“Betty’s Style” Border Print 50’s Dress

My floral border print dress makes me feel a part of the “Mad Men” TV series and Audrey Hepburn era, with all the class and fashion that goes with these connotations.  I am especially proud at how I made the most of what I had with my dress.  Here is a ‘franken-patterned’  creation so as to make the most of a small amount of border print fabric from my stash.  This pattern combo also makes a more manageable design to wear in our modern times while still remaining true to 1957 dresses.  I am very happy with how all my meticulous work paid off these past two years to have this dress turn out just right – finally!

100_1359THE FACTS:

FABRIC:  a lightweight rayon (super soft with a slight mesh weave),with a stitched on border print, in only 2 yards…it’s been in my stash for so long I’m considering it free;  lavender cotton batiste for the dress’ lining, bought 1 3/4 yards for about $4 – the handful of scraps leftover of the lining fabric went to my “Heart Apron”..click here to see how I used them.

NOTIONS:  I had the thread I needed; only had to buy a 20 inch zipper ($1.50), 6 matte green squared buttons ($3), and 1/4 a yard of light blue cording (25 cents)

PATTERN:  a combo of Vintage Vogue 8789, year 1957, view B, for the bodice;  and Simplicity 2177, view A,  for the dress’ skirt100_0553

TIME TO COMPLETE:  first finished on July 28, 2012, after more than 10 hours of work;  then several more hours of alterations and final work was put into this dress in April 2013…yep, a two year project!

The reason why I think this project was chosen was twofold: the fabric was so pretty and soft I would rather wear it than fold it and put it away, and also because I wanted an adventuresome project to further test my sewing skills.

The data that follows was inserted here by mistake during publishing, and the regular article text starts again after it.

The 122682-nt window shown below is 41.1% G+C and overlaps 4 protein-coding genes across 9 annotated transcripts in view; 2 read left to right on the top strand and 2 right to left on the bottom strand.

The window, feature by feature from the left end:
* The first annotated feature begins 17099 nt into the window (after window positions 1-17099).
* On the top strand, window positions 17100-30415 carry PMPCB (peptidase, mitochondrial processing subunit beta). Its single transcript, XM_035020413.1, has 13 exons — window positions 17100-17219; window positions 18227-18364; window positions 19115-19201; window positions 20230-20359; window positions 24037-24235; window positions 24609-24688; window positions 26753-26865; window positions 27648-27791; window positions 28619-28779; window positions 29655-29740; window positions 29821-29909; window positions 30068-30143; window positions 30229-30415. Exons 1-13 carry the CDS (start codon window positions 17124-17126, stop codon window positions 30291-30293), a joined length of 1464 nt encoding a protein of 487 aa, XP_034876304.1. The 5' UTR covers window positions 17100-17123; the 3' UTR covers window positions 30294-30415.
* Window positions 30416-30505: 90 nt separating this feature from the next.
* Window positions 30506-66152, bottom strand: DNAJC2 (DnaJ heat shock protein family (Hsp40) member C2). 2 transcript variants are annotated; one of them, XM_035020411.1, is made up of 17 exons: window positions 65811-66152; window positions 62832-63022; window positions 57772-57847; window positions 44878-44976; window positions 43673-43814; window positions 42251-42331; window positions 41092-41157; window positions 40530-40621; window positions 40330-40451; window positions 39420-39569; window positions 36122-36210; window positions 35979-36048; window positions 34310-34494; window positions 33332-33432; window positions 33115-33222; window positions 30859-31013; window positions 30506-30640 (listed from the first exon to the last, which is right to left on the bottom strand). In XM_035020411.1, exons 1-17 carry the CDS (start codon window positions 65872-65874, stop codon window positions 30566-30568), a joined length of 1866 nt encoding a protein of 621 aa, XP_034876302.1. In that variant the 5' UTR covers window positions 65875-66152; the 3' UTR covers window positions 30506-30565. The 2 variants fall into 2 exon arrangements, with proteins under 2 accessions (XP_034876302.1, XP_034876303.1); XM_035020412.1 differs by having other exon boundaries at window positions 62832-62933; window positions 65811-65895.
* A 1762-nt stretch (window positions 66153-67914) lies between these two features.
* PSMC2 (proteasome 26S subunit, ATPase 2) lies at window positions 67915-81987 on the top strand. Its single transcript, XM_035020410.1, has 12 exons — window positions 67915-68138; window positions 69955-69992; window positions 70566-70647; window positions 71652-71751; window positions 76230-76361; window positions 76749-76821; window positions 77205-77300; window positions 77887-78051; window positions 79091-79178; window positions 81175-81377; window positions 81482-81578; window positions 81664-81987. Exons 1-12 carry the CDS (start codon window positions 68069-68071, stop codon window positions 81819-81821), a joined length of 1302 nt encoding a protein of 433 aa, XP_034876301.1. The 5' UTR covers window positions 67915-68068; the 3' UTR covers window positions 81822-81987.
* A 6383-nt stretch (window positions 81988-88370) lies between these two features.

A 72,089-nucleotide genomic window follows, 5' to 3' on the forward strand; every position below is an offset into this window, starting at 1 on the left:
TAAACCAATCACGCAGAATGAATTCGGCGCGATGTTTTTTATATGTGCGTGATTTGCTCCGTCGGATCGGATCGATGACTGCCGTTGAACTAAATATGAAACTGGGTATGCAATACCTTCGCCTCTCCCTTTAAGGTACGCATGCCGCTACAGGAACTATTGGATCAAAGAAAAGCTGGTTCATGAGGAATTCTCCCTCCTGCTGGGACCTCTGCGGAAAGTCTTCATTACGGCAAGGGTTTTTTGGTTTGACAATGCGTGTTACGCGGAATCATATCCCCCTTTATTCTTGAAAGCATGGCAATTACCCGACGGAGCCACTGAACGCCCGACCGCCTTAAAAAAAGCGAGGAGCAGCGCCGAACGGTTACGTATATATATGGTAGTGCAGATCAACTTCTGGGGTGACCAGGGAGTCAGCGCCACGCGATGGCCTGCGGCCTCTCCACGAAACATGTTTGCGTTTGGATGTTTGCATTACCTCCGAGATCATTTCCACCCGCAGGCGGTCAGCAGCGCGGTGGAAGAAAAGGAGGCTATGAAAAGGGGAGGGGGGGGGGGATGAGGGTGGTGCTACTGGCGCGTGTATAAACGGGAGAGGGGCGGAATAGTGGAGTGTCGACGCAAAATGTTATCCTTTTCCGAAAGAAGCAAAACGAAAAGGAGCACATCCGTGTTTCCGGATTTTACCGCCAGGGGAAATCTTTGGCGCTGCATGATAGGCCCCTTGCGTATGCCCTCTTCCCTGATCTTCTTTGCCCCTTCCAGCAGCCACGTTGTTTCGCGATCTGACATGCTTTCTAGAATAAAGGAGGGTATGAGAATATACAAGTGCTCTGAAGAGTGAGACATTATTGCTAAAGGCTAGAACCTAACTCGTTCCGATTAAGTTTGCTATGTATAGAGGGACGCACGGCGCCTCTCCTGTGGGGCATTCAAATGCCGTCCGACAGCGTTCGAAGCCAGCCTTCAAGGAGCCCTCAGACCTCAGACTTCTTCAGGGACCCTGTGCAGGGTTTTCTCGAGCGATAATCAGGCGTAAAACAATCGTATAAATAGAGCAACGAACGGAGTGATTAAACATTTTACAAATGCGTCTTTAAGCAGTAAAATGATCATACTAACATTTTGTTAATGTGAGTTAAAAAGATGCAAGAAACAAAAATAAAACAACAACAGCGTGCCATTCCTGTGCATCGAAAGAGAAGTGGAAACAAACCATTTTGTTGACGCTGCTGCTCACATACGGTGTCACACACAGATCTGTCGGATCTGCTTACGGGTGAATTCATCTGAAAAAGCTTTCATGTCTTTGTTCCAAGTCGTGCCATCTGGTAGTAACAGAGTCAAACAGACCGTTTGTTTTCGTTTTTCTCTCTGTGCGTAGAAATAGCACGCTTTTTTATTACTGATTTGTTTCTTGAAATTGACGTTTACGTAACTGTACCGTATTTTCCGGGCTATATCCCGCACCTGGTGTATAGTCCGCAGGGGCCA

I made a mistake – but small enough to recover – when I was cutting.  This is something I rarely do.  I was doing my usual grading between the bust, waist, and hips, while busy talking and thinking when I realized I really only cut the front bodice in my bust size, which is too small for my waist.  Apparently talking and cutting do not intermingle well.  However, hubby thought of cutting the back with the extra width missing from the front piece.  This worked out great, but with only 2 yards to work with, this fix had to work…I didn’t have another fold to cut on!

100_1343     All the darts in the bodice and the tucks in the skirt’s waist were (as usual for me) the most bother, especially since I was actually making two dresses, one for the lining and one as the ‘good’ dress.  Once I got past that part the rest of the dress went together quickly.  I hand sewed the cording loops for the buttons onto the front shoulder seams, then the lining and the ‘good’ dress were sewn together at the neck and shoulders, and the whole thing turned right sides out.  My neck and shoulder seams were all top-stitched down for reinforcement.

Wow!  Once I reached this point I was really impressed with the way the dress laid down nicely and the darts matched up almost perfectly with the waist tucks.